And I get it, particularly when you consider the housing market of late. We touched on last month's read on single family starts and permits (lower), and abysmal homebuilder sentiment. And yesterday's disappointing -- to the tune of 200k below expectations -- existing home sales for sure says the economy's already slowing down, amid the Fed tightening up.
But if it's a weakening housing market that has traders all bulled up over what they perceive as an ultimately fearful Fed, well, I think maybe they need to think again.
I mean, while indeed the outlook for housing ain't great, it's not like it's rolling over right here. Prices are still rising, to the tune of 13.4% for June, and days on the market are still averaging only 14!
Like I said Tuesday:
"While one would think that data rolling over like this would inspire the Fed to back off the tightening, with regard to housing at least, this is precisely what they're after -- and we're quite a ways from mass housing affordability."So if traders are thinking in the near-term that the Fed is nearly ready to declare mission accomplished, well, again, I think they just might have another think coming.
On another, global, note, the world (Europe in particular) has been waiting with bated breath to see if after the Nord Stream I pipeline's scheduled maintenance was complete Russia would turn the nat gas supply back on. Here's my comment to an interested reader this week:
"For perspective, 74% of Russia's nat gas revenue comes from the EU... When you consider EU's overall use of nat gas, and where they source it from, Russia provides the EU with 10% of its total energy needs... Now, that 10% is absolutely a big deal, but we have to ask ourselves, who ultimately suffers the most from Russia cutting off gas to the EU.... And there are no pipelines to China and India to make up for it..."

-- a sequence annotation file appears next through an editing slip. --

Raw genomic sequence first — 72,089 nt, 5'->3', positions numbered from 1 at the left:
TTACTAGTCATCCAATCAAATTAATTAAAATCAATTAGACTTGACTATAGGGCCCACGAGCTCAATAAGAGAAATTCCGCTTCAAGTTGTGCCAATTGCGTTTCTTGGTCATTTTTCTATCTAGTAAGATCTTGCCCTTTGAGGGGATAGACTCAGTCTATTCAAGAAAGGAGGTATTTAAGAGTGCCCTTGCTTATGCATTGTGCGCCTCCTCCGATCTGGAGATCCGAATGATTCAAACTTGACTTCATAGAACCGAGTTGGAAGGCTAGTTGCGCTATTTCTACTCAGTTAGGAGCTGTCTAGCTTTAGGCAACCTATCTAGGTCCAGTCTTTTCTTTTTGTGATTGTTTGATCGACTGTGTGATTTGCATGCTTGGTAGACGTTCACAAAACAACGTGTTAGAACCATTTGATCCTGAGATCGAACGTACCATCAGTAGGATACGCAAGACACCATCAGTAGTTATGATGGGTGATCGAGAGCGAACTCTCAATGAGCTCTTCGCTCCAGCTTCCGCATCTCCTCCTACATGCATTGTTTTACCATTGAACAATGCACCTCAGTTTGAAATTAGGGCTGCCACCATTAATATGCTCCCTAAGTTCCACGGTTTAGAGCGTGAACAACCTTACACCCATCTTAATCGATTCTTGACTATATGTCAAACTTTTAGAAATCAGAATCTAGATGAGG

(Thanks to geopolitical analyst Marko Papic for those stats.)
They did, at the same pre-maintenance pace... Price is down ~4% as I type...
Asian equities leaned slightly green overnight, with 9 of the 16 of the markets we track closing higher.
Same for Europe so far this morning, with 10 of the 19 bourses we follow trading up as I type.
US stocks are mostly lower to start the session: Dow down 144 points (0.45%), SP500 down 0.20%, SP500 Equal Weight up 0.44%, Nasdaq 100 up 0.08%, Nasdaq Comp up 0.03%, Russell 2000 down 0.73%.
The VIX sits at 24.08, up 0.84%.
Oil futures are down 3.24%, gold's up 0.21%, silver's down 0.12%, copper futures are down 1.83% and the ag complex (DBA) is down 1.30%.
The 10-year treasury is up (yield down) and the dollar is up 0.10%.
Among our 35 core positions (excluding options hedges, cash and short-term bond ETF), 14 -- led by Nokia, emerging market equities, water stocks, healthcare stocks and treasury bonds -- are in the green so far this morning. The losers are being led lower by AT&T, energy companies, uranium miners, communication stocks and Disney.
I love capitalism, because, frankly, when folks are free to deal with one another... well... it fosters peace:
"‘Wherever the ways of man are gentle, there is commerce, and wherever there is commerce, the ways of men are gentle,’ observed Charles, Baron de Montesquieu. Voltaire pointed out that people who would otherwise have tried to kill each other for worshipping the wrong god were civil when they met on the floor of the Exchange in London. David Hume thought commerce ‘rather favourable to liberty, and has a natural tendency to preserve, if not produce a free government’ and that ‘nothing is more favourable to the rise of politeness and learning, than a number of neighbouring and independent states, connected together by commerce and policy’."
Ridley, Matt. The Rational Optimist: How Prosperity Evolves
Have a great day!